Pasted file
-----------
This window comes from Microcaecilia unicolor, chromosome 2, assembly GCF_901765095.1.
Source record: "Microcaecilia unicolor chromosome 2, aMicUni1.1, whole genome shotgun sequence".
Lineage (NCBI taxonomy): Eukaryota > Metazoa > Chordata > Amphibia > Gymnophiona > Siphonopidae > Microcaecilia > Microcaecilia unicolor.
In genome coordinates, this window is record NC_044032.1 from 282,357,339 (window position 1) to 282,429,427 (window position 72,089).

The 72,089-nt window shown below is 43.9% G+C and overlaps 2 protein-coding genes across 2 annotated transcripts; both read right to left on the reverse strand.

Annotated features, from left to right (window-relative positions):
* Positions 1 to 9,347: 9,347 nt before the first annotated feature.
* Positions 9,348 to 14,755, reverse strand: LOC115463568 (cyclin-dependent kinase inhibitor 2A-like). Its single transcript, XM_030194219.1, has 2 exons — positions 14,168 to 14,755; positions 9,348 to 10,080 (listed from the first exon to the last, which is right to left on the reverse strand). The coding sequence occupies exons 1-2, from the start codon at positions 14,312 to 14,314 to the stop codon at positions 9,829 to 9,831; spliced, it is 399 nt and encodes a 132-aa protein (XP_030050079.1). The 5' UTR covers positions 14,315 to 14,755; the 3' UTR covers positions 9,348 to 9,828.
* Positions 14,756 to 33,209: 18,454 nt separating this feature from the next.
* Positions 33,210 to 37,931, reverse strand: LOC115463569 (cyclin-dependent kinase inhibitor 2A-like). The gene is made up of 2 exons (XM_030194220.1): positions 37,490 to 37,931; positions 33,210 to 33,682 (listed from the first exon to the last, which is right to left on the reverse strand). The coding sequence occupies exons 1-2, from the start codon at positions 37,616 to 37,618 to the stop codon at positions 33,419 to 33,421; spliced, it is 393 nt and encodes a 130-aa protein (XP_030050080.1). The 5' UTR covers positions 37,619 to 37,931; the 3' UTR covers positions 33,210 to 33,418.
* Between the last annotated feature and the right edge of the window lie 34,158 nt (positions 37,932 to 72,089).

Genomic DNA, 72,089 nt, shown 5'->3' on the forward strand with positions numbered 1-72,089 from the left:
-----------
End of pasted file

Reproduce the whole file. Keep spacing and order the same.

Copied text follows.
This window comes from Microcaecilia unicolor, chromosome 2, assembly GCF_901765095.1.
Source record: "Microcaecilia unicolor chromosome 2, aMicUni1.1, whole genome shotgun sequence".
Lineage (NCBI taxonomy): Eukaryota > Metazoa > Chordata > Amphibia > Gymnophiona > Siphonopidae > Microcaecilia > Microcaecilia unicolor.
In genome coordinates, this window is record NC_044032.1 from 282,357,339 (window position 1) to 282,429,427 (window position 72,089).

The 72,089-nt window shown below is 43.9% G+C and overlaps 2 protein-coding genes across 2 annotated transcripts; both read right to left on the reverse strand.

Annotated features, from left to right (window-relative positions):
* Positions 1 to 9,347: 9,347 nt before the first annotated feature.
* Positions 9,348 to 14,755, reverse strand: LOC115463568 (cyclin-dependent kinase inhibitor 2A-like). Its single transcript, XM_030194219.1, has 2 exons — positions 14,168 to 14,755; positions 9,348 to 10,080 (listed from the first exon to the last, which is right to left on the reverse strand). The coding sequence occupies exons 1-2, from the start codon at positions 14,312 to 14,314 to the stop codon at positions 9,829 to 9,831; spliced, it is 399 nt and encodes a 132-aa protein (XP_030050079.1). The 5' UTR covers positions 14,315 to 14,755; the 3' UTR covers positions 9,348 to 9,828.
* Positions 14,756 to 33,209: 18,454 nt separating this feature from the next.
* Positions 33,210 to 37,931, reverse strand: LOC115463569 (cyclin-dependent kinase inhibitor 2A-like). The gene is made up of 2 exons (XM_030194220.1): positions 37,490 to 37,931; positions 33,210 to 33,682 (listed from the first exon to the last, which is right to left on the reverse strand). The coding sequence occupies exons 1-2, from the start codon at positions 37,616 to 37,618 to the stop codon at positions 33,419 to 33,421; spliced, it is 393 nt and encodes a 130-aa protein (XP_030050080.1). The 5' UTR covers positions 37,619 to 37,931; the 3' UTR covers positions 33,210 to 33,418.
* Between the last annotated feature and the right edge of the window lie 34,158 nt (positions 37,932 to 72,089).

Genomic DNA, 72,089 nt, shown 5'->3' on the forward strand with positions numbered 1-72,089 from the left: